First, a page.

Hung parliament sparks fears of uncertainty

7 May 2010

City analysts have warned that the uncertainty of a hung Parliament will delay recovery in the construction industry, Building reported.

Howard Seymour, a construction analyst at Numis Securities, said the outcome was not good news. “It will be a longer time for things to pan out and get any visibility on the cuts that are to come.”

Francesca Raleigh, a support services analyst at Numis Securities, added: “A hung Parliament was always the greatest fear for the sector. While there are more positive longer-term trends towards outsourcing and the need for greater cost efficiency, this election outcome is likely to create delays to this process and provide greater hiatus for the sector.”

Civils contractors called for a swift resolution to the political uncertainty, Construction News reported. Civils Engineering Contractors Association national director Rosemary Beales said that  decisive action was needed to minimise uncertainty and provide clear economic direction.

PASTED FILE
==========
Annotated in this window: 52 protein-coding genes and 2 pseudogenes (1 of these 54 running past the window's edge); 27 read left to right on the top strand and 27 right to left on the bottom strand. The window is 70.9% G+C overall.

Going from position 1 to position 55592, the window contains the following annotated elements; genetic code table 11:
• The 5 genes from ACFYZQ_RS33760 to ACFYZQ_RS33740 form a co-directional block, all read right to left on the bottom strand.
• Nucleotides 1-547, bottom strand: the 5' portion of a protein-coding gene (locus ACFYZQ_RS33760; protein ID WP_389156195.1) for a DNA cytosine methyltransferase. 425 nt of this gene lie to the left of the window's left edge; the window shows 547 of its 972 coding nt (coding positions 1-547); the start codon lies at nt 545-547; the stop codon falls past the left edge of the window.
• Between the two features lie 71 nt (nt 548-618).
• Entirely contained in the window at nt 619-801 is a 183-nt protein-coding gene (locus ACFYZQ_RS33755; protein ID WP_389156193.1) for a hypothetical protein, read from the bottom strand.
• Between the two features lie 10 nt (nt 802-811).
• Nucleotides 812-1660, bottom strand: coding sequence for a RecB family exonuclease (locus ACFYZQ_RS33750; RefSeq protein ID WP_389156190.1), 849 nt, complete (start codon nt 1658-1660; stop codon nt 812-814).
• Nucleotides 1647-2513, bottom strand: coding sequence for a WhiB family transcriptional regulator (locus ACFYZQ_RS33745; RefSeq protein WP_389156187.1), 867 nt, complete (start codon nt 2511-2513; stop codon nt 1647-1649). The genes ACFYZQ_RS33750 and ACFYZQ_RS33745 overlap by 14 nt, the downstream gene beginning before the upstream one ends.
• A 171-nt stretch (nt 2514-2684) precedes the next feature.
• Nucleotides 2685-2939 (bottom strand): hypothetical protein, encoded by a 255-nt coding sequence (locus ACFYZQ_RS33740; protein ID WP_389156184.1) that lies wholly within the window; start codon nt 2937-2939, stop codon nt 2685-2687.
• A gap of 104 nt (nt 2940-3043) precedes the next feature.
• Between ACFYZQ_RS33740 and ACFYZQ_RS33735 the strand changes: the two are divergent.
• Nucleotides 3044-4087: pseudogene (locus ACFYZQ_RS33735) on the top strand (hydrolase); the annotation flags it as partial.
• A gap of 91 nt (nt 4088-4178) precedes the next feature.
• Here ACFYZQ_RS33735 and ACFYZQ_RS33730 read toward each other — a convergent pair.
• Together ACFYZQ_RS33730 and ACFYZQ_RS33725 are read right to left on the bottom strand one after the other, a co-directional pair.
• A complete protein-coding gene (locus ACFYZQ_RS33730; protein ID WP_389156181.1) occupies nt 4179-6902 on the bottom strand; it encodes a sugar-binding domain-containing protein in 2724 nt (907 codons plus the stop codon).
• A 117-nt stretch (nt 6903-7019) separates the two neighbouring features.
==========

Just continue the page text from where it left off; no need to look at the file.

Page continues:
Beales said: “With no clear outcome from the general election there is a need to avoid a prolonged period of drift. “Contractors want to see whichever leader becomes Prime Minister make an early commitment to a streamlined planning process for major projects and to delivering Infrastructure UK’s 'Strategy for National Infrastructure'.

“We also want to see early progress toward the establishment of the Green Investment Bank and a commitment to work with industry and other stakeholders to identify innovative means of financing much-needed major projects.”

There were also concerns about uncertainty in the housing sector with Jones Lang LaSalle warning that lack of clarity on Home Information Packs, public sector spending cuts and reforms to the planning system will put brake on housing market recovery.

In its opinion, house prices would remain static or decline in the short term, and transaction levels would decline.

But construction stocks reacted with indifference to the prospect of a hung Parliament. The news was greeted with falls in the share prices of major construction group, but this was largely due to the fact Wall Street dropped over 3% amid concerns over the high level of debt in the Eurozone countries including Greece. 

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